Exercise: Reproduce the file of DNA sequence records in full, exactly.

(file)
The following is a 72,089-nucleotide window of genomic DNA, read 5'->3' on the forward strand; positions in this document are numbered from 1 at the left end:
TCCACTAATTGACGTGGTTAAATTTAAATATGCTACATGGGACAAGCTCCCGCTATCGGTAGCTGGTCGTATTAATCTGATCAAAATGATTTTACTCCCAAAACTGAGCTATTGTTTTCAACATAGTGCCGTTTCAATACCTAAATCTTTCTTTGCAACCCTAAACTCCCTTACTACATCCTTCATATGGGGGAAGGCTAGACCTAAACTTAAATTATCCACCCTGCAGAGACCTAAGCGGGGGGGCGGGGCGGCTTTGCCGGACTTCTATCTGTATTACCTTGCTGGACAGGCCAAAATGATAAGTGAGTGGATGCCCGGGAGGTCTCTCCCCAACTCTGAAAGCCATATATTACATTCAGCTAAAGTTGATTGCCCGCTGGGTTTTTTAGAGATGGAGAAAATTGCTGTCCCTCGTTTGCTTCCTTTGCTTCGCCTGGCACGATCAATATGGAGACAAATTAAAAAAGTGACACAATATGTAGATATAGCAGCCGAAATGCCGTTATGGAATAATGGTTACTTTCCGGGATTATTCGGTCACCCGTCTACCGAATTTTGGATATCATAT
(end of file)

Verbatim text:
The following is a 72,089-nucleotide window of genomic DNA, read 5'->3' on the forward strand; positions in this document are numbered from 1 at the left end:
TCCACTAATTGACGTGGTTAAATTTAAATATGCTACATGGGACAAGCTCCCGCTATCGGTAGCTGGTCGTATTAATCTGATCAAAATGATTTTACTCCCAAAACTGAGCTATTGTTTTCAACATAGTGCCGTTTCAATACCTAAATCTTTCTTTGCAACCCTAAACTCCCTTACTACATCCTTCATATGGGGGAAGGCTAGACCTAAACTTAAATTATCCACCCTGCAGAGACCTAAGCGGGGGGGCGGGGCGGCTTTGCCGGACTTCTATCTGTATTACCTTGCTGGACAGGCCAAAATGATAAGTGAGTGGATGCCCGGGAGGTCTCTCCCCAACTCTGAAAGCCATATATTACATTCAGCTAAAGTTGATTGCCCGCTGGGTTTTTTAGAGATGGAGAAAATTGCTGTCCCTCGTTTGCTTCCTTTGCTTCGCCTGGCACGATCAATATGGAGACAAATTAAAAAAGTGACACAATATGTAGATATAGCAGCCGAAATGCCGTTATGGAATAATGGTTACTTTCCGGGATTATTCGGTCACCCGTCTACCGAATTTTGGATATCATAT